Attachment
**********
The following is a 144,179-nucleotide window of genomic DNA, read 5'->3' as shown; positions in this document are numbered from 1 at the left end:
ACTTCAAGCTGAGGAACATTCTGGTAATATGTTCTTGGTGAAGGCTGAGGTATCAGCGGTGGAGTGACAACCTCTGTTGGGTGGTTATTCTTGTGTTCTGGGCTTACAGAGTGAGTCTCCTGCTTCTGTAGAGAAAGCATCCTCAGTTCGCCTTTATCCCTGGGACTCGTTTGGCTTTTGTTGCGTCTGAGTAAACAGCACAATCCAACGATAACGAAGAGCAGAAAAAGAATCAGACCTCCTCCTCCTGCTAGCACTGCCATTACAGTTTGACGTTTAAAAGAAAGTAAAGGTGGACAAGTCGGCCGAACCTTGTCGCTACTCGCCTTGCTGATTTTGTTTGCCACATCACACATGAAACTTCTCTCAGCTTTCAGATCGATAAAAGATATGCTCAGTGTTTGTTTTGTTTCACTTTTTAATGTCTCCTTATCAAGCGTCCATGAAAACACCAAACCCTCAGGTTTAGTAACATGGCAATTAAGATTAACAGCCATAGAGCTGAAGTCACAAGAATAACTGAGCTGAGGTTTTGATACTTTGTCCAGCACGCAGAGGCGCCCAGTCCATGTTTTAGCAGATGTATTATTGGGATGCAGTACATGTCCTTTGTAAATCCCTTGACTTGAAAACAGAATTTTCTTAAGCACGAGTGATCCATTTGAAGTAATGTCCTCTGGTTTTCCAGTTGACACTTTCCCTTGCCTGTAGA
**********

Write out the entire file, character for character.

The following is a 144,179-nucleotide window of genomic DNA, read 5'->3' as shown; positions in this document are numbered from 1 at the left end:
ACTTCAAGCTGAGGAACATTCTGGTAATATGTTCTTGGTGAAGGCTGAGGTATCAGCGGTGGAGTGACAACCTCTGTTGGGTGGTTATTCTTGTGTTCTGGGCTTACAGAGTGAGTCTCCTGCTTCTGTAGAGAAAGCATCCTCAGTTCGCCTTTATCCCTGGGACTCGTTTGGCTTTTGTTGCGTCTGAGTAAACAGCACAATCCAACGATAACGAAGAGCAGAAAAAGAATCAGACCTCCTCCTCCTGCTAGCACTGCCATTACAGTTTGACGTTTAAAAGAAAGTAAAGGTGGACAAGTCGGCCGAACCTTGTCGCTACTCGCCTTGCTGATTTTGTTTGCCACATCACACATGAAACTTCTCTCAGCTTTCAGATCGATAAAAGATATGCTCAGTGTTTGTTTTGTTTCACTTTTTAATGTCTCCTTATCAAGCGTCCATGAAAACACCAAACCCTCAGGTTTAGTAACATGGCAATTAAGATTAACAGCCATAGAGCTGAAGTCACAAGAATAACTGAGCTGAGGTTTTGATACTTTGTCCAGCACGCAGAGGCGCCCAGTCCATGTTTTAGCAGATGTATTATTGGGATGCAGTACATGTCCTTTGTAAATCCCTTGACTTGAAAACAGAATTTTCTTAAGCACGAGTGATCCATTTGAAGTAATGTCCTCTGGTTTTCCAGTTGACACTTTCCCTTGCCTGTAGA